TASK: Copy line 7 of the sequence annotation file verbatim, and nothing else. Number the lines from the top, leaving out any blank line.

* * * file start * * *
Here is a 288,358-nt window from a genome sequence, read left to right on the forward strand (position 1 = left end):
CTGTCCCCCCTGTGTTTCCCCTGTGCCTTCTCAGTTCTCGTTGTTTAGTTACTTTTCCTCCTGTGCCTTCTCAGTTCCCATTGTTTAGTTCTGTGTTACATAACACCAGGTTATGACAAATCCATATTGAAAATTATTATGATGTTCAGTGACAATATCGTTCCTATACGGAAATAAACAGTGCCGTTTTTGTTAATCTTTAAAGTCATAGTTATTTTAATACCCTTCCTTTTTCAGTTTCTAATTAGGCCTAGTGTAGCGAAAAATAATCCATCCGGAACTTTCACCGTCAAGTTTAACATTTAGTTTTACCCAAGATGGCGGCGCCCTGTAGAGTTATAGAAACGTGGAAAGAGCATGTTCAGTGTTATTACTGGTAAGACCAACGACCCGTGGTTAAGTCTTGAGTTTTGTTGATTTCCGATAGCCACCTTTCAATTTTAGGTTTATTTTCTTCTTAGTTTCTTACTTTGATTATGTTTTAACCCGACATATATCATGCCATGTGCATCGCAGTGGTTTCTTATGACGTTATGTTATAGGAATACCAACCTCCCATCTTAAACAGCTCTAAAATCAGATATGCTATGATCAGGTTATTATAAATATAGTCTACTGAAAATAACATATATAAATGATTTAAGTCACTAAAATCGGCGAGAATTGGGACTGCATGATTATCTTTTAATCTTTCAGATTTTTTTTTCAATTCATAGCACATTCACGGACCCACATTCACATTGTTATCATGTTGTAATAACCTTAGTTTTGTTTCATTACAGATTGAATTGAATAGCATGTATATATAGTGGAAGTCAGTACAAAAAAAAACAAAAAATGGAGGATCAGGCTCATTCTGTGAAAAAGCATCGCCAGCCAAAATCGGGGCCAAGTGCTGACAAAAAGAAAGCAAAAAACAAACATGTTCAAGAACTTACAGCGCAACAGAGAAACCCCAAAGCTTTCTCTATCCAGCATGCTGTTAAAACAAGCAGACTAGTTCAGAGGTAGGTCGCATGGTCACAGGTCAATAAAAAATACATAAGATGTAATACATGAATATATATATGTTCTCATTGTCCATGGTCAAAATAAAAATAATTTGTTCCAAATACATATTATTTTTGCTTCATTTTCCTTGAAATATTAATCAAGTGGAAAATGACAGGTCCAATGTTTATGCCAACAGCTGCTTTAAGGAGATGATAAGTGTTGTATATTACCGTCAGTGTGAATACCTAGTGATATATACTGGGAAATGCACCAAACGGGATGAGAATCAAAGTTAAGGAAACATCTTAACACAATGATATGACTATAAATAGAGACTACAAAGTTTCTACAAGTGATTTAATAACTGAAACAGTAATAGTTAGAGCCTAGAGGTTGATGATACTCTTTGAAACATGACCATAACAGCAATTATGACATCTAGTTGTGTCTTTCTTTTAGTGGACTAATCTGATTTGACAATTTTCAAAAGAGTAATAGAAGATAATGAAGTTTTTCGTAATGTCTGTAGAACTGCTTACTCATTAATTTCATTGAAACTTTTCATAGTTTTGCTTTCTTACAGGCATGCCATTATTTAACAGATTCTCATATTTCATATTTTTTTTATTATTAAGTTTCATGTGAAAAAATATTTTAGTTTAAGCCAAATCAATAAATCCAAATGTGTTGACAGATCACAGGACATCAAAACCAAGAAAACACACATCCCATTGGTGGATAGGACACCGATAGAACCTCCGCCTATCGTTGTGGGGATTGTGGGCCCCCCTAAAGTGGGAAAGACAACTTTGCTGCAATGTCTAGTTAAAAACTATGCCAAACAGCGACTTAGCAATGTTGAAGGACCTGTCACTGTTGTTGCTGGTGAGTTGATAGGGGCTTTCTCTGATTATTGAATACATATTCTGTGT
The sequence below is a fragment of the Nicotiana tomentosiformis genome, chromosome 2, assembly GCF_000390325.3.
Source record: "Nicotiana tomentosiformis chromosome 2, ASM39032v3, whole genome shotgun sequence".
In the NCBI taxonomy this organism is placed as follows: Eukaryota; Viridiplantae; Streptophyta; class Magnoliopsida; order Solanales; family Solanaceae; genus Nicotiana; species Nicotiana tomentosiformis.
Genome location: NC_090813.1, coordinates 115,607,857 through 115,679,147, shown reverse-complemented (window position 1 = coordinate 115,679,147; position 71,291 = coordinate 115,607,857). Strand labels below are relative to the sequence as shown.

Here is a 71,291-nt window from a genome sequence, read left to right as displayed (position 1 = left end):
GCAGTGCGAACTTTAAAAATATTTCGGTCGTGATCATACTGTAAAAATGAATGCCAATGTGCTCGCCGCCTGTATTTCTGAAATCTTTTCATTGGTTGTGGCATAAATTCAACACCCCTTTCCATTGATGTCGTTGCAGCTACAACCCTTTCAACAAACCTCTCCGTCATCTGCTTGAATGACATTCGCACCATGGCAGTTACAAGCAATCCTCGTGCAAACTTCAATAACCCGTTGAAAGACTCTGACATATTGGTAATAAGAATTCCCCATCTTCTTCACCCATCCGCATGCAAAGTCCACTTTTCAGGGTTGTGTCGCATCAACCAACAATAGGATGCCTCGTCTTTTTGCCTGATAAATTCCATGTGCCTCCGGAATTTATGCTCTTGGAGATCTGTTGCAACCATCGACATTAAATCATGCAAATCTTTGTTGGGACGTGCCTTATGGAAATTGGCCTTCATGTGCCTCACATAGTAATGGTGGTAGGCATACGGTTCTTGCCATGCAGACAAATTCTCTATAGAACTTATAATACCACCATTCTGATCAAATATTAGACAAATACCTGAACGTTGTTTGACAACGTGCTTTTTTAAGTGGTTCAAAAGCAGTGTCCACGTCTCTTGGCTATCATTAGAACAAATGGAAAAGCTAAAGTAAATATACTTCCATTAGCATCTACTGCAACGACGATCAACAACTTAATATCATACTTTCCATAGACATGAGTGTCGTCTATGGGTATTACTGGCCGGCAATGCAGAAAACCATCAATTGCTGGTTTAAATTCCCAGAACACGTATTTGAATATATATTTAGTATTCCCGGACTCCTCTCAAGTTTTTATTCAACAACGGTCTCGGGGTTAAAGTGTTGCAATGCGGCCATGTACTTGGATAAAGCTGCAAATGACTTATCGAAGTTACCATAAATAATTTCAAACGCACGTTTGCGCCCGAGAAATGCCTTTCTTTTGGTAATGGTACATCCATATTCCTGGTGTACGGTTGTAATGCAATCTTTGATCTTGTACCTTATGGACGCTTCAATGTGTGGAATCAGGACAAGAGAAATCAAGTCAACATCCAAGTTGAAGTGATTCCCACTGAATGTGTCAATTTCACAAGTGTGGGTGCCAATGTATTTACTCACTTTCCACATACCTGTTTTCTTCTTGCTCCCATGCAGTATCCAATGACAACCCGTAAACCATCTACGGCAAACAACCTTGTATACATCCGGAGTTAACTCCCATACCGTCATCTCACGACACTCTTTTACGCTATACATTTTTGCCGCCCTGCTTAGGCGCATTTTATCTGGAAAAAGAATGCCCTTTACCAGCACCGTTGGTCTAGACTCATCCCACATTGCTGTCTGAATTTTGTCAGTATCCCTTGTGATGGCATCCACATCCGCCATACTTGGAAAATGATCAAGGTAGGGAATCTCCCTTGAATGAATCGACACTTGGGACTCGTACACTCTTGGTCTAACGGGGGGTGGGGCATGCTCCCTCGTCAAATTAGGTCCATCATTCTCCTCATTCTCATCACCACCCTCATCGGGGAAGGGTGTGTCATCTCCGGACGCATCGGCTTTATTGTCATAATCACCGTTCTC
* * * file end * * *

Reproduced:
Here is a 71,291-nt window from a genome sequence, read left to right as displayed (position 1 = left end):